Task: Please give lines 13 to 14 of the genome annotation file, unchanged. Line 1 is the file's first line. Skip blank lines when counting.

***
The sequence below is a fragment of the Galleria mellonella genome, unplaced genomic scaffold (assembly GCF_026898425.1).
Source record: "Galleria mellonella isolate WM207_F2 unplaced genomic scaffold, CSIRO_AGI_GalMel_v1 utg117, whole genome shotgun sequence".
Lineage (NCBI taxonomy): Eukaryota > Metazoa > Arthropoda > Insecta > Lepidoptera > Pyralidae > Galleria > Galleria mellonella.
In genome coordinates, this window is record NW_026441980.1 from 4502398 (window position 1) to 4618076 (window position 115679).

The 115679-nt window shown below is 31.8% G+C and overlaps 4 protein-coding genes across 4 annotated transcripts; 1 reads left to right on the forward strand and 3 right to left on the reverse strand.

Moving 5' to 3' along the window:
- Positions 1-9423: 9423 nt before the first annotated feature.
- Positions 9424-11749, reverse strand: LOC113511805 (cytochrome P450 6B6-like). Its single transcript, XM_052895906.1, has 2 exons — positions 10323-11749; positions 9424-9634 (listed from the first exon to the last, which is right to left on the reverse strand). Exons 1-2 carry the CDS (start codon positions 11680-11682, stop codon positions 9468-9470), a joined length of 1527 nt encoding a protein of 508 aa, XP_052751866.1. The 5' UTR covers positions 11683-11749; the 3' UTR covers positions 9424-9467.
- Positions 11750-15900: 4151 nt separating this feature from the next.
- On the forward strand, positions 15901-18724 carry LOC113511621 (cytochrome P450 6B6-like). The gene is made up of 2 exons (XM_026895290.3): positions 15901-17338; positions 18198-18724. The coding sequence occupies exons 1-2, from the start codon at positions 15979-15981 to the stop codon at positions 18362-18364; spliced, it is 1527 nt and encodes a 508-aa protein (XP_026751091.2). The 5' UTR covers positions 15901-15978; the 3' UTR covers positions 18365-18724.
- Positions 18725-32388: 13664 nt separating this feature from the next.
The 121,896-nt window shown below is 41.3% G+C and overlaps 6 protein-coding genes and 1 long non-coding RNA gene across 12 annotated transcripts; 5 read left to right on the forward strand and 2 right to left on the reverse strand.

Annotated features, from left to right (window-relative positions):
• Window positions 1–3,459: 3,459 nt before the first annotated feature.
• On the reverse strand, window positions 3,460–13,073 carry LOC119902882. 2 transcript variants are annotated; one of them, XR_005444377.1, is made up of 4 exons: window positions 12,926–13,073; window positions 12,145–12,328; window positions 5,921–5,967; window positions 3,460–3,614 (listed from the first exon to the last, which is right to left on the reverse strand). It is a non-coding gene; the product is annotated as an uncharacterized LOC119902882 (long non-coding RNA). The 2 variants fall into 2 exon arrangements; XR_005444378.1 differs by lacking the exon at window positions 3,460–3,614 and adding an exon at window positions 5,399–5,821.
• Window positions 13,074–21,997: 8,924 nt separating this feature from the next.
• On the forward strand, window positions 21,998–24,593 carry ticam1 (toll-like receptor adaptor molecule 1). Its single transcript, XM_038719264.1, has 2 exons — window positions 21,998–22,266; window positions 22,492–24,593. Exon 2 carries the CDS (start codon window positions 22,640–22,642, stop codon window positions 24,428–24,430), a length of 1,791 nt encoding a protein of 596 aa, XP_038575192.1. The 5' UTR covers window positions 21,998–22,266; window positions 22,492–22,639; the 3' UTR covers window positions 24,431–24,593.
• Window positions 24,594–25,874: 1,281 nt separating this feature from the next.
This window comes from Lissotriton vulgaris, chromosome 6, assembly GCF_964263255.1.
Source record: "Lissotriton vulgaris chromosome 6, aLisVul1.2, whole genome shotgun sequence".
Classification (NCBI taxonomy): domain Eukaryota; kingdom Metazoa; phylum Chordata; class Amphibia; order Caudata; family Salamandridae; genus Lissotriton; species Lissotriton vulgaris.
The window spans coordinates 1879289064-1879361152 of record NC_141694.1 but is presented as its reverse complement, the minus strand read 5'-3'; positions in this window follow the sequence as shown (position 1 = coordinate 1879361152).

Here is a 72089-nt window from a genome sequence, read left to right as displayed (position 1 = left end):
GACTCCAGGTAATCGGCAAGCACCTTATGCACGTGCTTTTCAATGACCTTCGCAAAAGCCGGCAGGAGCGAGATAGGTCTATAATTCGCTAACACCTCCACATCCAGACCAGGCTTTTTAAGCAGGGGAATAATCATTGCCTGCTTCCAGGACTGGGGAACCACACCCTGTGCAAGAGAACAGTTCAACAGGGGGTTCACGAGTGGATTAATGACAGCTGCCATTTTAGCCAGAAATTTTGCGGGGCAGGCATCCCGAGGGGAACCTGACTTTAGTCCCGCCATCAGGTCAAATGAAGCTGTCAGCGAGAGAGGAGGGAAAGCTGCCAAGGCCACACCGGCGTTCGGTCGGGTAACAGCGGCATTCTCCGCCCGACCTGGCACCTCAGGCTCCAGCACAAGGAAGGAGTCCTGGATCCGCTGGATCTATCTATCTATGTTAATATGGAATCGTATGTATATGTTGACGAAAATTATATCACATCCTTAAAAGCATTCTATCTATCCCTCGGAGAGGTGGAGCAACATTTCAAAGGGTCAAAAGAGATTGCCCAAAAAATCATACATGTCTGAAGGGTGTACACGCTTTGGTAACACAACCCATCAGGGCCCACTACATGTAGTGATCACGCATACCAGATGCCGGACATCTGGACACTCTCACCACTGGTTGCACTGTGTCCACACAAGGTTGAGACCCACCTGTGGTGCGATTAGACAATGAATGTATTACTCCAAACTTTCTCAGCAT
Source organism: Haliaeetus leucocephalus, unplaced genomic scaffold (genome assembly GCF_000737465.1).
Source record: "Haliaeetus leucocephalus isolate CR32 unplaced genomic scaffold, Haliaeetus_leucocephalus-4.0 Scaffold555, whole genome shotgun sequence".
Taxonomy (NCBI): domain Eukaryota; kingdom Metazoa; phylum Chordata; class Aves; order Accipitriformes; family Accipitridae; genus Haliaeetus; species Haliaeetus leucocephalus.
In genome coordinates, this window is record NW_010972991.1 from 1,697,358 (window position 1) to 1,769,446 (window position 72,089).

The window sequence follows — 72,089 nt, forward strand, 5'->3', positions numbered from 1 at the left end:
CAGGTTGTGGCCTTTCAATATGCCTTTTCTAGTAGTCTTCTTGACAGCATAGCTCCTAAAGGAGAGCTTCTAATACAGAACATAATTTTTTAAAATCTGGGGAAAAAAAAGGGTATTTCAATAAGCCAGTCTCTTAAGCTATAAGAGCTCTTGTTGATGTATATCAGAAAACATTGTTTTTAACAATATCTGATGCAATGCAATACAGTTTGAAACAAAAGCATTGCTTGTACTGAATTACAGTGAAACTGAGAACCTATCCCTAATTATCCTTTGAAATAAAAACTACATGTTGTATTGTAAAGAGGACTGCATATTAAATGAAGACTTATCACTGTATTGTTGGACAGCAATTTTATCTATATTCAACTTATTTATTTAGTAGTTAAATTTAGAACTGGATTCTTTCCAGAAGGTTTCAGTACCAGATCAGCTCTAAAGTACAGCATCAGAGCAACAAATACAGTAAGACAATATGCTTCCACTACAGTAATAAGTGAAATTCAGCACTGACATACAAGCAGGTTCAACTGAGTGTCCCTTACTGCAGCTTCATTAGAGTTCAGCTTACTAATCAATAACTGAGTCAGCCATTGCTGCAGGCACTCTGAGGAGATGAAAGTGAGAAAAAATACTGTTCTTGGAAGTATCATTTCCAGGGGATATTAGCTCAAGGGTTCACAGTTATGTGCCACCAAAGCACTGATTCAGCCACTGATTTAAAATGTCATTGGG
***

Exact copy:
Annotated features, from left to right (window-relative positions):
• Window positions 1–3,459: 3,459 nt before the first annotated feature.